As I drifted off to sleep the other night I found myself reminded of Yakko Warner’s attempt to sing all the words in the English language.
So how long would it take to actually sing all the words in the English language? Well, there is no definitive number of words in the English language, it is somewhere between 500,000 and 2 million once you include regional and specialist words.
So let’s go for 1.2 million as a sustainable compromise figure. So if it takes an average of 1 second per word, singing 1.2 million nonstop would take about 14 days.
So you, or more likely a robot, could reach the end of the English language in 14 days. But would you? Or are new words created so fast that you would never reach the end?
What is the speed of language? I have a mental picture of a little car, driven of course by a bear, speeding down a road made up of words at 1 word per second. Does the bear ever reach the end?
What speed does the bear need to travel at to reach the end? How vast would the language be to require the bear to drive at the speed of light?
And which is the fastest language?
These are the things which occupy my mind as I fall asleep. Pity me.
In true purple lorry style the Singularity seems to have been everywhere recently. For those of you unfamiliar with the concept, the Singularity starts from the simple observation that whereas machines double in processing power every 18 months we humans are as smart/dumb as we are ever going to get. So if you draw two lines – one for machine “intelligence” and one for us humans and our level of intelligence then they will cross at some point, at which time the Singularity will occur and we humans will no longer be the most intelligent lifeform on the planet.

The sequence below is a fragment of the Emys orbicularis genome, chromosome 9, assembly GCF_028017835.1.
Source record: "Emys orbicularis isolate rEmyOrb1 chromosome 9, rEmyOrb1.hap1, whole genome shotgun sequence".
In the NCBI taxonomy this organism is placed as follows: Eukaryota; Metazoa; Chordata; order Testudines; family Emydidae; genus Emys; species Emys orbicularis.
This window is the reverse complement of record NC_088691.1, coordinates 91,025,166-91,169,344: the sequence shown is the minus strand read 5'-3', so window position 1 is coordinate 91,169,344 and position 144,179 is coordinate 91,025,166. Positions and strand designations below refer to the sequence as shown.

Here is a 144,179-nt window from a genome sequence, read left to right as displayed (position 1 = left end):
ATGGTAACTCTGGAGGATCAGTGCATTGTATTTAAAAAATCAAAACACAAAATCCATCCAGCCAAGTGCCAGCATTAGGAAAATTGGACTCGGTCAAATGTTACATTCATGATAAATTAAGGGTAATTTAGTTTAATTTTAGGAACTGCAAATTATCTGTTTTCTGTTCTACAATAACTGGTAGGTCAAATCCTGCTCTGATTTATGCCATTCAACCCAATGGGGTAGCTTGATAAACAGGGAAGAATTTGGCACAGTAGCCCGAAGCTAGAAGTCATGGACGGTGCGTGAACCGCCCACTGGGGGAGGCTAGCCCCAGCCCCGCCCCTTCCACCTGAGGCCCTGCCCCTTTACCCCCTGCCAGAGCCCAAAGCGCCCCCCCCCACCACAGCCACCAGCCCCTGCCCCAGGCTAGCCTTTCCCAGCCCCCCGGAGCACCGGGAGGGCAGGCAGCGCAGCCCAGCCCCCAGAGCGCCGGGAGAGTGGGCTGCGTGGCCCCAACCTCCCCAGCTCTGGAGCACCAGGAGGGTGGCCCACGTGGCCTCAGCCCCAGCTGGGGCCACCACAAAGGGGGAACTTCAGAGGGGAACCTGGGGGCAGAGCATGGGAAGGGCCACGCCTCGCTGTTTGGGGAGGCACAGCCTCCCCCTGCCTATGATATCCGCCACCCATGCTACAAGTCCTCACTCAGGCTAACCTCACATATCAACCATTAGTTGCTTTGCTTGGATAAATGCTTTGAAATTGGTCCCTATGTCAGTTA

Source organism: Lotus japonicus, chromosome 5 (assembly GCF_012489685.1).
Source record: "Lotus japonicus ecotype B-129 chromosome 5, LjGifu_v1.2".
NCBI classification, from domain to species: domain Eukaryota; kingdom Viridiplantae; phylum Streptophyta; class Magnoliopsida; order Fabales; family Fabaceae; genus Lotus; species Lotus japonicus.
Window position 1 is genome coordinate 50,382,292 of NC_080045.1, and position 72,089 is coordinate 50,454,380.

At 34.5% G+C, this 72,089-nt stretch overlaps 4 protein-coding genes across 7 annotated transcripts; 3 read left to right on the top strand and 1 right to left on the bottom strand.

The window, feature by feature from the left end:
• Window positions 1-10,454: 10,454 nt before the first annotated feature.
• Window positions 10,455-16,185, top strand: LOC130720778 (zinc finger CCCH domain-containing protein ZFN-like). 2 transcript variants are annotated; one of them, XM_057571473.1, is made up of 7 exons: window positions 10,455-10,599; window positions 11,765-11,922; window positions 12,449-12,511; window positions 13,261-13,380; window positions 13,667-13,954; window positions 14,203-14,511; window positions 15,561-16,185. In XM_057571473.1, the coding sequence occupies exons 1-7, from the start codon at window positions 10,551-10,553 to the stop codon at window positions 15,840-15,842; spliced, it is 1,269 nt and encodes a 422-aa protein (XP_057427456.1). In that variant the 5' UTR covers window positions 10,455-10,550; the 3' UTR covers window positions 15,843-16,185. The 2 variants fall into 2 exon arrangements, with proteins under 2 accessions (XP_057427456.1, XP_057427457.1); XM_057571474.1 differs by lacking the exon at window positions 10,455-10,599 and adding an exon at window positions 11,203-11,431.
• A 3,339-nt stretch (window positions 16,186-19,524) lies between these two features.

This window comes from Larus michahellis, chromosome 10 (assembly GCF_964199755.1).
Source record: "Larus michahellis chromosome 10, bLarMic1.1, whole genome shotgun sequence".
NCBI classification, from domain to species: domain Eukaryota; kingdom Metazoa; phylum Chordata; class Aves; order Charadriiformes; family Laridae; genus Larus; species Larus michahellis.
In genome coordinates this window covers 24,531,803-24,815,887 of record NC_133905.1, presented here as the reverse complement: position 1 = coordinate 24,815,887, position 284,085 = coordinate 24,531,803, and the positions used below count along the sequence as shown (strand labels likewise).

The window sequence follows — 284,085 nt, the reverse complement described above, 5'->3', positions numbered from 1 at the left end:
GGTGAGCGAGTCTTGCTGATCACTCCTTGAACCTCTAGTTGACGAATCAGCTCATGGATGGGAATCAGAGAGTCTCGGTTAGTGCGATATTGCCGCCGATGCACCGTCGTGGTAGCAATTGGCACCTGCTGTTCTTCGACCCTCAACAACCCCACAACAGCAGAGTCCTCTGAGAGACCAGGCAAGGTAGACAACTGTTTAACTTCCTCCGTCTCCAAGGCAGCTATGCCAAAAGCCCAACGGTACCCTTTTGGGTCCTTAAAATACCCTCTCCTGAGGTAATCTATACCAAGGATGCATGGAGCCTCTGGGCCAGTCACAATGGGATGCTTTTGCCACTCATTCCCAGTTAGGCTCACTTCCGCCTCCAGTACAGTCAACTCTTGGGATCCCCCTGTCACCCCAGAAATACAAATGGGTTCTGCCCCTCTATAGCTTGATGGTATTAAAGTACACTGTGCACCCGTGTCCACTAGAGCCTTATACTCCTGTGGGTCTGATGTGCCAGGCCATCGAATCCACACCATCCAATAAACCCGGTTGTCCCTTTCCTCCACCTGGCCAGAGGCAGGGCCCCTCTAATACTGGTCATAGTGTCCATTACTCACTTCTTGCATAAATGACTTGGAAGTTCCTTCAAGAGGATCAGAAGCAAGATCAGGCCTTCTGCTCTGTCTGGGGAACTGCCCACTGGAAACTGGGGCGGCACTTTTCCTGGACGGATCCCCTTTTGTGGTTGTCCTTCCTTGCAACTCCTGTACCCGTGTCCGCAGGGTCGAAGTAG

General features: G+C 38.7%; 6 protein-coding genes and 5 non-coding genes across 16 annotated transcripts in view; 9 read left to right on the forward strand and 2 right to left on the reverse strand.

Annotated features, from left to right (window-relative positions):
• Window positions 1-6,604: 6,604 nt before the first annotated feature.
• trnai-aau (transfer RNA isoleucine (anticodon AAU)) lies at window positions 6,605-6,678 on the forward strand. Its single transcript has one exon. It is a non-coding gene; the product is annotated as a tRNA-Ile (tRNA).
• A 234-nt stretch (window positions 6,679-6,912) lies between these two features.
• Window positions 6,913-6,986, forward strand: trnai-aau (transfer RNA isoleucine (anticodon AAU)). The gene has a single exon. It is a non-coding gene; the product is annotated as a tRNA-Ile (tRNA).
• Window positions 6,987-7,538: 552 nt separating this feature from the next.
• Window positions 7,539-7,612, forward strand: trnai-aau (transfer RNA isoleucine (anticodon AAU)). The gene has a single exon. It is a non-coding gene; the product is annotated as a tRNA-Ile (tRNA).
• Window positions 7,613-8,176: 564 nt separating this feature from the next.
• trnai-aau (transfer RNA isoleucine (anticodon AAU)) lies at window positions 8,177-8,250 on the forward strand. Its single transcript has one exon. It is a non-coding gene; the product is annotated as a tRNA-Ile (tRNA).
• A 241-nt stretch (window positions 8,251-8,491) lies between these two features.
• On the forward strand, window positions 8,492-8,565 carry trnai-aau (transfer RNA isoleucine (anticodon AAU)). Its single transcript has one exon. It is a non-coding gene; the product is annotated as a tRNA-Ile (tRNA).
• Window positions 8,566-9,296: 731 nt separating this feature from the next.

What happens postSingularity tends to depend on whether you are a Extropian optimist who sees it as the first step on a rapid ascent to the noosphere or a techno pessimist who regards it as proof that the Terminator series was science fact, not fiction.
If you are me then you wonder if intelligence is just a question of speed. Is it like the sound barrier? Is there a point at which the hamsters on the spinning wheel inside the machine accelerate and pass through the intelligence barrier and suddenly the machine is sentient?
If not, then what is the singularity?
And if it is just a matter of speed and there is no intelligence barrier then any universal Turing machine must be considered sentient. Slow, yes, but still as “intelligent” as its faster kin.
So that means that Sinclair Spectrum you had as a kid was capable of “intelligence”, if only the software had been available. Each thought may have taken a week, the firing of the virtual synapses might have been more like the rising and setting of the sun. But, it is still a computer and thus still capable of “thought”.
So, should we consider all computers as prospective sentients? This is a matter we need to fully and carefully consider before we add to the number of computers in the world as they may be our rivals or future masters.
And that is why, oh Management Board, you are not getting the new iPhone.